Why should the religious authorities in Jerusalem show concern for a marginal figure attracting crowds to the wilderness and baptizing repentant sinners in the Jordan?
In cultures guided by honor, persons are expected to behave according to their inherited status. The Baptizer’s status or acquired honor derived from the fact that his father, Zechariah, was a devout rural priest.
Priest or Prophet?
But the Baptizer is not behaving like a priest. Instead, he looks very much like a member of the numerous groups of alienated priests that emerged as early as the sixth century BCE. These groups found themselves increasingly separated from the aristocratic priests in Jerusalem.
The historian Josephus indicates that the gulf between the latter and the large number of lower clergy was very great just before the outbreak of the Judaic rebellion against Rome in the mid-sixties CE.
A major cause of alienation was the widely known and very evident luxury in which the Jerusalem priestly aristocracy lived in contrast to the conditions of the rural clergy.
By his dress and diet, the Baptizer distances himself from this luxury and his rural priestly heritage and presents himself more like a prophet, a spokesperson who declares the will of God for the here and now.
The Jerusalem priests wonder whether John is an “action prophet” (a spokesperson who also leads a popular movement hoping that God will intervene in liberating action) or an “oracular prophet” (one who only pronounces words of redemption or judgment).
After interrogating John, the delegation from the Jerusalem authorities conclude that he is only an oracular prophet. He explicitly says he is not the light but only the witness to the light. He denies that he is the Messiah, or Elijah, or “the prophet” who was to return at the end of time.
He is but the voice crying in the wilderness exhorting his listeners to prepare the way of the Lord. Because Jesus has not yet been baptized nor initiated his ministry, the delegation isn’t interested in the “coming one” John announces.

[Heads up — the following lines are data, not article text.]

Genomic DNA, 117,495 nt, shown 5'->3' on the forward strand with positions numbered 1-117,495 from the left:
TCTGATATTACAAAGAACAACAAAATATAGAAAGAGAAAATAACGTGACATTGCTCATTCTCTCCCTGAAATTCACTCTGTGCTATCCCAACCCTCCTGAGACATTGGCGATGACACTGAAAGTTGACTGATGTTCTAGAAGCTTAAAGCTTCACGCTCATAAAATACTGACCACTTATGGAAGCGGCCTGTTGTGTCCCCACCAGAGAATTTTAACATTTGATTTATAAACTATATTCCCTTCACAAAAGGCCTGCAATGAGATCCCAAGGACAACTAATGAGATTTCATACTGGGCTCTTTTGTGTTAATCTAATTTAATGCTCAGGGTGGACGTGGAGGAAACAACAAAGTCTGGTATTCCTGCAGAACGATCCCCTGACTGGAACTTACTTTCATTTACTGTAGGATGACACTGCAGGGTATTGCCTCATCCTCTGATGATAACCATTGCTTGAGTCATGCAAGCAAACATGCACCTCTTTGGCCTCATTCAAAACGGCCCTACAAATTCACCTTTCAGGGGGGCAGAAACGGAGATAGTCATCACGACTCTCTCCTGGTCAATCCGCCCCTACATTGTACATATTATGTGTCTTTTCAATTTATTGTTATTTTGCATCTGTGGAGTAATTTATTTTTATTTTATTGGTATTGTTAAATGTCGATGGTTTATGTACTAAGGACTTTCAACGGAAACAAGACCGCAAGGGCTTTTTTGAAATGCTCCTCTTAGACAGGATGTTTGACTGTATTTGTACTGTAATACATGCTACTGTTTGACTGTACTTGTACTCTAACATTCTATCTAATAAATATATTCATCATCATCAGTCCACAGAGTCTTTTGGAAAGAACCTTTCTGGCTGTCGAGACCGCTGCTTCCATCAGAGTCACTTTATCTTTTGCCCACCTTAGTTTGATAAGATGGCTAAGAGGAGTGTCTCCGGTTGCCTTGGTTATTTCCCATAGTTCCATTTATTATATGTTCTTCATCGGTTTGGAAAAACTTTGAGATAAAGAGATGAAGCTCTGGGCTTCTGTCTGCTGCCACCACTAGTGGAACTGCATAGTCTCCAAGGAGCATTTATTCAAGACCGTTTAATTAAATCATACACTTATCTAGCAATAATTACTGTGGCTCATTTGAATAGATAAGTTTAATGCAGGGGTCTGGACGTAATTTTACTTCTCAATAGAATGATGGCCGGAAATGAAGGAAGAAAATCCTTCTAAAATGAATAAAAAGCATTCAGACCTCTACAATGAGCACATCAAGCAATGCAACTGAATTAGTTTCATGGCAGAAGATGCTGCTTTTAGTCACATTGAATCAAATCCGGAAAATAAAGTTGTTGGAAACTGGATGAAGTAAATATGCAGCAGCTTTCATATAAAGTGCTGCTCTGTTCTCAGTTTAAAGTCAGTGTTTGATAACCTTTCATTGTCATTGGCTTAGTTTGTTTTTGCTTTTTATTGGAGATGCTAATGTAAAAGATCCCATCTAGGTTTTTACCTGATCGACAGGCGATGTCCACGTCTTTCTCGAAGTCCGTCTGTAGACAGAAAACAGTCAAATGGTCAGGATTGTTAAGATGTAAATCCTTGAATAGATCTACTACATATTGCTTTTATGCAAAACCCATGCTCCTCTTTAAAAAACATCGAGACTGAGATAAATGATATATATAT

Reform and Baptism
The second concern of the delegation is John’s baptism. “If you are not one of these expected figures, then why do you baptize?”
Baptism was rather common in antiquity even outside of Judaism. The mystery cults of Isis, Mithras, and Eleusis contained baptismal rites. In the Old Testament, Naaman was cleansed of his skin problem by bathing in the Jordan (2 Kgs 5:14).
The high priest was required to engage in a purification rite before and after the rites of atonement (Lv 16:4, 24), and Leviticus 15 prescribes it for menstruating women. The Qumran community, too, practiced a form of baptism. In each case, the meaning of the baptismal rite derives from the ritual context, or instruction, or tradition.
The Jerusalem delegation understands John’s baptismal rite to be a symbolic action. They want to know what it means. Mark and Luke identify it as a “baptism of repentance for the forgiveness of sins,” a rite symbolizing purification and cleansing, a return to God.
The evangelist John implies yet another dimension. The Baptist baptizes with water, but one who is to come after him will bring a more radical purification to those willing to repent (see Lk 3:16-17).
Ultimately, “one who is stronger” will succeed.